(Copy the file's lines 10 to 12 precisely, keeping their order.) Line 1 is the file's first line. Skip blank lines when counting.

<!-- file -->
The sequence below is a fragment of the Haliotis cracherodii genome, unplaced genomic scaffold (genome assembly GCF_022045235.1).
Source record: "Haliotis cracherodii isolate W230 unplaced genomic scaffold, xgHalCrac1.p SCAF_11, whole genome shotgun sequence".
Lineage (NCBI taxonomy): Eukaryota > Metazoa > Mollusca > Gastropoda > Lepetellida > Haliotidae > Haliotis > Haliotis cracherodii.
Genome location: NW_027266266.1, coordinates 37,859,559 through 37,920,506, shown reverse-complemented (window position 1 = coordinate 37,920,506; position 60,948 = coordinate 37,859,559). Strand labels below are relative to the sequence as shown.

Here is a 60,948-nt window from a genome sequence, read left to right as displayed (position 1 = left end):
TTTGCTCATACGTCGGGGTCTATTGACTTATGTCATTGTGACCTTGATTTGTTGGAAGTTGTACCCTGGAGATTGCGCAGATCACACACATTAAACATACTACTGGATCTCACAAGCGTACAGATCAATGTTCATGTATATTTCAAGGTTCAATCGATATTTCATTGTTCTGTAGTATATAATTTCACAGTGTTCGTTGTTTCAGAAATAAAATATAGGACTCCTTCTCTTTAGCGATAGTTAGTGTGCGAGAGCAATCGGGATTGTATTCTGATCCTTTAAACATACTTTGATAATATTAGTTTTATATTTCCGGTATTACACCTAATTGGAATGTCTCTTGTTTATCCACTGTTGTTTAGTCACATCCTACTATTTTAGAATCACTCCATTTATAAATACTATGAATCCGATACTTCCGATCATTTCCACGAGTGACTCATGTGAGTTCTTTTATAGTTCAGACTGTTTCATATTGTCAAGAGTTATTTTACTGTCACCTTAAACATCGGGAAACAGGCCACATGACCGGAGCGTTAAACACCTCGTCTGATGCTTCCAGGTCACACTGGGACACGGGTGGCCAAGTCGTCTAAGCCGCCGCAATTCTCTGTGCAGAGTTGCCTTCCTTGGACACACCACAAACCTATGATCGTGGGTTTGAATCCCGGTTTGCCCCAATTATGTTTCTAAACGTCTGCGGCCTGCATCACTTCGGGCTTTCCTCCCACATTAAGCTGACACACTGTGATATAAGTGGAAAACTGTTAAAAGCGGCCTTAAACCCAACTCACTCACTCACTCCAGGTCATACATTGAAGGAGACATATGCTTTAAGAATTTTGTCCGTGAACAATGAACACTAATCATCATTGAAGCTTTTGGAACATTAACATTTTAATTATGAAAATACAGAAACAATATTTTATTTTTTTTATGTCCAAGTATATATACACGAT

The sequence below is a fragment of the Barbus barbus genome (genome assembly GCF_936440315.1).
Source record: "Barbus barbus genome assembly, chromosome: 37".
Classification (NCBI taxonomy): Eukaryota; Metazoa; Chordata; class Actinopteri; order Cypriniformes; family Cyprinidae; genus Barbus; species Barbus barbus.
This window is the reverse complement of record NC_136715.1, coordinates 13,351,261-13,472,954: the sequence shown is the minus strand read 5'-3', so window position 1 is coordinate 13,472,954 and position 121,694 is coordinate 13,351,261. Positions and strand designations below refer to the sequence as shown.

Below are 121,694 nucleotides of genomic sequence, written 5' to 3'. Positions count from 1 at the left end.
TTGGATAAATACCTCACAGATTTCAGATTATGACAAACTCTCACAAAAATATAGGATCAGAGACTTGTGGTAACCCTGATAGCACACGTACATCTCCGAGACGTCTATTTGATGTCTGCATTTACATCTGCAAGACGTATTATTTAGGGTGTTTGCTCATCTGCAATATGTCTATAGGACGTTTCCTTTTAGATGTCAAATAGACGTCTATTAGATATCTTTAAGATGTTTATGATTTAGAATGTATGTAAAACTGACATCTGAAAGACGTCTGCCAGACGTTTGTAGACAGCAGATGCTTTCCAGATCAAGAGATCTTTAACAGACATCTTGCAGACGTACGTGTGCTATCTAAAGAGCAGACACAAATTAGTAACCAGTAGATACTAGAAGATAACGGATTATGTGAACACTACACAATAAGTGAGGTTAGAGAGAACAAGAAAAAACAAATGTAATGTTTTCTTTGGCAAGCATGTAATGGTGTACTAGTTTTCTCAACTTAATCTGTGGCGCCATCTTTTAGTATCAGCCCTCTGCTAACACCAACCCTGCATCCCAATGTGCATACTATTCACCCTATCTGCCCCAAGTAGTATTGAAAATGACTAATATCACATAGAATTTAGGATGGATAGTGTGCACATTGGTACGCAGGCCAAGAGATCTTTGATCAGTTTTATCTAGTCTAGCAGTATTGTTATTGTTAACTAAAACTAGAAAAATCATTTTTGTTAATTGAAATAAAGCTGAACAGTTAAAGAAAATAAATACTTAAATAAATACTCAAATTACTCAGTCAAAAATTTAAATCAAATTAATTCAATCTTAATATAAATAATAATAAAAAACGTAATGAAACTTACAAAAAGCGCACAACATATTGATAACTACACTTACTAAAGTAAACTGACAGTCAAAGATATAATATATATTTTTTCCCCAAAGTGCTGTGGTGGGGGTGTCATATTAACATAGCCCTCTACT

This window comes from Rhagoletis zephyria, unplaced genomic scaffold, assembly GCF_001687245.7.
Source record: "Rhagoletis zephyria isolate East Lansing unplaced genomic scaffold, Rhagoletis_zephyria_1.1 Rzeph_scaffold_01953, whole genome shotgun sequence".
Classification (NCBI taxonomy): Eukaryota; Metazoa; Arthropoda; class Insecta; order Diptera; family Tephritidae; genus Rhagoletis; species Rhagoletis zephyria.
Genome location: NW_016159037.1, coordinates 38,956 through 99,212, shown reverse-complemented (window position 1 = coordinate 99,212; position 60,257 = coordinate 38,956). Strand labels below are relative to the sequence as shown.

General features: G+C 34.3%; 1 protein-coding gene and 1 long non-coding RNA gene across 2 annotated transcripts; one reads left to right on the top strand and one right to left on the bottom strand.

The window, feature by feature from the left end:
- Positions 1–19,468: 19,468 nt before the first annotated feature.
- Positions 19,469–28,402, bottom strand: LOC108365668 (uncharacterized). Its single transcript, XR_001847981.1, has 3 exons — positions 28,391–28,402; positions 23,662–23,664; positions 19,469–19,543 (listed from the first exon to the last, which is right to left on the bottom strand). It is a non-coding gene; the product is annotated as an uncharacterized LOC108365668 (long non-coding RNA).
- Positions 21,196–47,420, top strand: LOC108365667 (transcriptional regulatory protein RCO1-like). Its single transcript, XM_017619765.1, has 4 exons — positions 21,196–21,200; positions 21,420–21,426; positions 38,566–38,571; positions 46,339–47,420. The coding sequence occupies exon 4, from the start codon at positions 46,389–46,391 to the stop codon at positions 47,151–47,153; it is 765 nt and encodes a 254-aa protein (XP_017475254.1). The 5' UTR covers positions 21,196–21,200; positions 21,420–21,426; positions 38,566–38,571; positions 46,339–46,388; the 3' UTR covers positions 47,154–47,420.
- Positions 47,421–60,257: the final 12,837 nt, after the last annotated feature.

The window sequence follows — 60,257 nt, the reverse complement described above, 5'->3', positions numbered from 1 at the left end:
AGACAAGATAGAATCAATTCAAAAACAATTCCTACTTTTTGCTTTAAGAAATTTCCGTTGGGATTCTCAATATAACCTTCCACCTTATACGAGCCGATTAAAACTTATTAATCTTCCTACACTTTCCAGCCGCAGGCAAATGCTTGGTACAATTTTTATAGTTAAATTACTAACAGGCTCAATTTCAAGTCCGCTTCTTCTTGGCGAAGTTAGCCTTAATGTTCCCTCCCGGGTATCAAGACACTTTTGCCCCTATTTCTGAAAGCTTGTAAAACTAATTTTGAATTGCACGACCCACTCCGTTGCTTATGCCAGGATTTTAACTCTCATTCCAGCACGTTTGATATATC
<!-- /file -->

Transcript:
This window is the reverse complement of record NC_136715.1, coordinates 13,351,261-13,472,954: the sequence shown is the minus strand read 5'-3', so window position 1 is coordinate 13,472,954 and position 121,694 is coordinate 13,351,261. Positions and strand designations below refer to the sequence as shown.

Below are 121,694 nucleotides of genomic sequence, written 5' to 3'. Positions count from 1 at the left end.
TTGGATAAATACCTCACAGATTTCAGATTATGACAAACTCTCACAAAAATATAGGATCAGAGACTTGTGGTAACCCTGATAGCACACGTACATCTCCGAGACGTCTATTTGATGTCTGCATTTACATCTGCAAGACGTATTATTTAGGGTGTTTGCTCATCTGCAATATGTCTATAGGACGTTTCCTTTTAGATGTCAAATAGACGTCTATTAGATATCTTTAAGATGTTTATGATTTAGAATGTATGTAAAACTGACATCTGAAAGACGTCTGCCAGACGTTTGTAGACAGCAGATGCTTTCCAGATCAAGAGATCTTTAACAGACATCTTGCAGACGTACGTGTGCTATCTAAAGAGCAGACACAAATTAGTAACCAGTAGATACTAGAAGATAACGGATTATGTGAACACTACACAATAAGTGAGGTTAGAGAGAACAAGAAAAAACAAATGTAATGTTTTCTTTGGCAAGCATGTAATGGTGTACTAGTTTTCTCAACTTAATCTGTGGCGCCATCTTTTAGTATCAGCCCTCTGCTAACACCAACCCTGCATCCCAATGTGCATACTATTCACCCTATCTGCCCCAAGTAGTATTGAAAATGACTAATATCACATAGAATTTAGGATGGATAGTGTGCACATTGGTACGCAGGCCAAGAGATCTTTGATCAGTTTTATCTAGTCTAGCAGTATTGTTATTGTTAACTAAAACTAGAAAAATCATTTTTGTTAATTGAAATAAAGCTGAACAGTTAAAGAAAATAAATACTTAAATAAATACTCAAATTACTCAGTCAAAAATTTAAATCAAATTAATTCAATCTTAATATAAATAATAATAAAAAACGTAATGAAACTTACAAAAAGCGCACAACATATTGATAACTACACTTACTAAAGTAAACTGACAGTCAAAGATATAATATATATTTTTTCCCCAAAGTGCTGTGGTGGGGGTGTCATATTAACATAGCCCTCTACT